I have a mental exercise that I never do. Every single time I’ve suggested it to myself, my response has been to take action in a completely different way, which is fine, because any action has more information to reveal than a state of inaction. At least I can learn from mistakes, whereas the status quo never has anything to teach whatsoever. This exercise that I keep refraining from doing is to take a total and complete inventory of all my personal possessions.
I have this idea that an inventory of my belongings could be revealing in some way. Maybe I’d learn something about myself. Maybe I could publish it. Maybe I could illustrate it and market it as a book for insomniacs, who would surely fall asleep by the fourth sock photo, although considering my sock collection, which includes some profanity, maybe not so much on the socks. Maybe more on the glass baking pans? Really, my ideas of having a stuff inventory come from a mild paranoia that I might need it to Prove Things to our rental insurance provider.
Mmhmm, yes, I definitely owned some towels and a spatula. Can we get on with the compensation part, please? Because I’m finding that a life with no towels and no spatulas is an inconvenient sort of life. How hard is it to do comedy with no towels (see the complete Hitchhiker’s Guide to the Galaxy) or spatulas (see the classic Weird Al movie UHF)?
There’s a paradox here. What is the point of owning so much stuff that we can’t realistically keep track of it all? We’re so attached to it, we feel so completely saturated with emotions when we even consider releasing any of it, but why? Can we really be so connected with inanimate objects when there are more than we can count or name?
Here’s an exercise for you. First, go to a neutral second location. A coffee shop, the library, the backwoods, your friend’s house, anywhere other than, say, an underground parking lot, because creepy. Sit there with a notebook and a pen. Try to write a list of everything you own. Okay, too hard. Pick one category of things that you own, and try to write a list of just those things. Shirts? Books? Stuff in your purse? Stuff in your medicine cabinet? Stuff in your kitchen utensil drawer? If you’re artistic, make a drawing. I surely would like to see it.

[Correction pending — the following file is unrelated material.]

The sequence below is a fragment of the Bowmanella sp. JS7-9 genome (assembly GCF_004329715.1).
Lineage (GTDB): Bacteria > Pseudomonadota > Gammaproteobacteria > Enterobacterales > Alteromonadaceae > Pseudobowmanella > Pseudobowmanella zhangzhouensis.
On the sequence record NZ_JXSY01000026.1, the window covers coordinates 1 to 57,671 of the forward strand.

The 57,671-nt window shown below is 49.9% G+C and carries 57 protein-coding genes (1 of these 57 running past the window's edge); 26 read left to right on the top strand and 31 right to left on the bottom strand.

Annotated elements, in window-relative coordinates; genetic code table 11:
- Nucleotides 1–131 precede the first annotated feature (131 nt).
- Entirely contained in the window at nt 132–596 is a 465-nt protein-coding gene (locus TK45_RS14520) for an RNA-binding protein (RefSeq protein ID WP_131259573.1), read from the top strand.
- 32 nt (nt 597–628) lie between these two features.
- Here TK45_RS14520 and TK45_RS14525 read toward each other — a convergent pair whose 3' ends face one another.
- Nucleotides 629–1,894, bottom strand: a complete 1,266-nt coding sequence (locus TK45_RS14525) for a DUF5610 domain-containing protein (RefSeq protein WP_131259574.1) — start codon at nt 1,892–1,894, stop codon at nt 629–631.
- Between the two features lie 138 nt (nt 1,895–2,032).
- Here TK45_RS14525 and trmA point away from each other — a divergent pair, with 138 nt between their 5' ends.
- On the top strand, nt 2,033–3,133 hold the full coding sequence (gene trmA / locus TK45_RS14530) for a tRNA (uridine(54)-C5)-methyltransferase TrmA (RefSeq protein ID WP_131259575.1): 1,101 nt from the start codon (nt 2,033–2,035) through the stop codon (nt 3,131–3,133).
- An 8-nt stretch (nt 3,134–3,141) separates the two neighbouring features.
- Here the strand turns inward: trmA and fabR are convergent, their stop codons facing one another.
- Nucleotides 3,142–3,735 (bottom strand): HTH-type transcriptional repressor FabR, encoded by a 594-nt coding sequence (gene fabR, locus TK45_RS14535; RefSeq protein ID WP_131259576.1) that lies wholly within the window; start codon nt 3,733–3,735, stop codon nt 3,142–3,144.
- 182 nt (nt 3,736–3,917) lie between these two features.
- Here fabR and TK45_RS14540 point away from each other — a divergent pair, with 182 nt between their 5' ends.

Make this list a numbered list. Quickly start to see how many, many, many objects there are in your world.
Why number and list things? What’s the point? The point is that it’s really hard to get a neutral, objective perspective on our surroundings. We start to take our background wallpaper for granted. This is how clutter blindness develops. It’s also how life blindness develops. Years can pass and we won’t realize that things have Happened to us. That’s where three-foot-high piles of laundry come from - from the Happening. That’s how we’re able to lose our keys. That’s how we’re able to dig deeply into debt, gain disguising* amounts of weight, and discover that somehow, somewhere, we seem to have misplaced our passion and sense of purpose. We have to find a way to puncture our unawareness, to snap ourselves awake, to sit up into alertness. Any kind of metric, a self-imposed metric, can be a way of injecting some rational thought and structure into this dizzy miasma of vagueness.
Touch everything you own. Touch it once and consider it. Where did it come from? Do you remember? How much did it cost? Was it a gift? How long have you had it? Why do you have it? Do you use it? Do you like it? Is it getting shabby? Does it smell weird? Would you buy it again today at full retail price? What is the name of the feeling you feel when you think about not having it anymore? (Grief, loss, anger, panic, confusion, relief, gratitude, disgust, longing, hunger, numbness, a combination of factors, something?)
Ideally, you touch everything you own almost every day. Hopefully, you’re surrounded by comforts, useful things that make your life easier and happier every day. The finer things in life are really pillows, towels, soap, toothbrushes, bowls and spoons, pots of oatmeal, chairs and tables, floors and ceilings and windows. The more time you spend living in a tent and sleeping on the ground, the more aware you are of these truths. It’s the stuff we add on top of the basic comforts that has the potential to pass the threshold of comfort. It’s when we have so many clothes that it’s physically impossible to keep up on the laundry, when we have so many dishes and plastic containers that we can’t use our kitchen counters, so many papers that there’s nowhere to sit and sort through them, it’s at those times that we realize our stuff is not helping.
The exercise I do instead of inventorying my stuff is to just get rid of more of it. This works in the exact way that a food log works. If I don’t want to admit to it by writing it down, I just skip eating it. Never do anything you’re ashamed of, or, putting it more positively, only do things that make you feel proud. We can also say about our stuff that we keep only things we use, things we like, things that reflect our values. Hopefully those values include interacting with people more than interacting with our favorite inanimate objects. Touch everything you own, but first, hug everyone you love.
* I just realized this might look like a typo for ‘disgusting’ but I really did mean ‘disguising.’ As in, looking like one is wearing a disguise, being unrecognizable, or like one’s original appearance has been disguised and hidden.
I've been working with chronic disorganization, squalor, and hoarding for over 20 years. I'm also a marathon runner who was diagnosed with fibromyalgia and thyroid disease 17 years ago.
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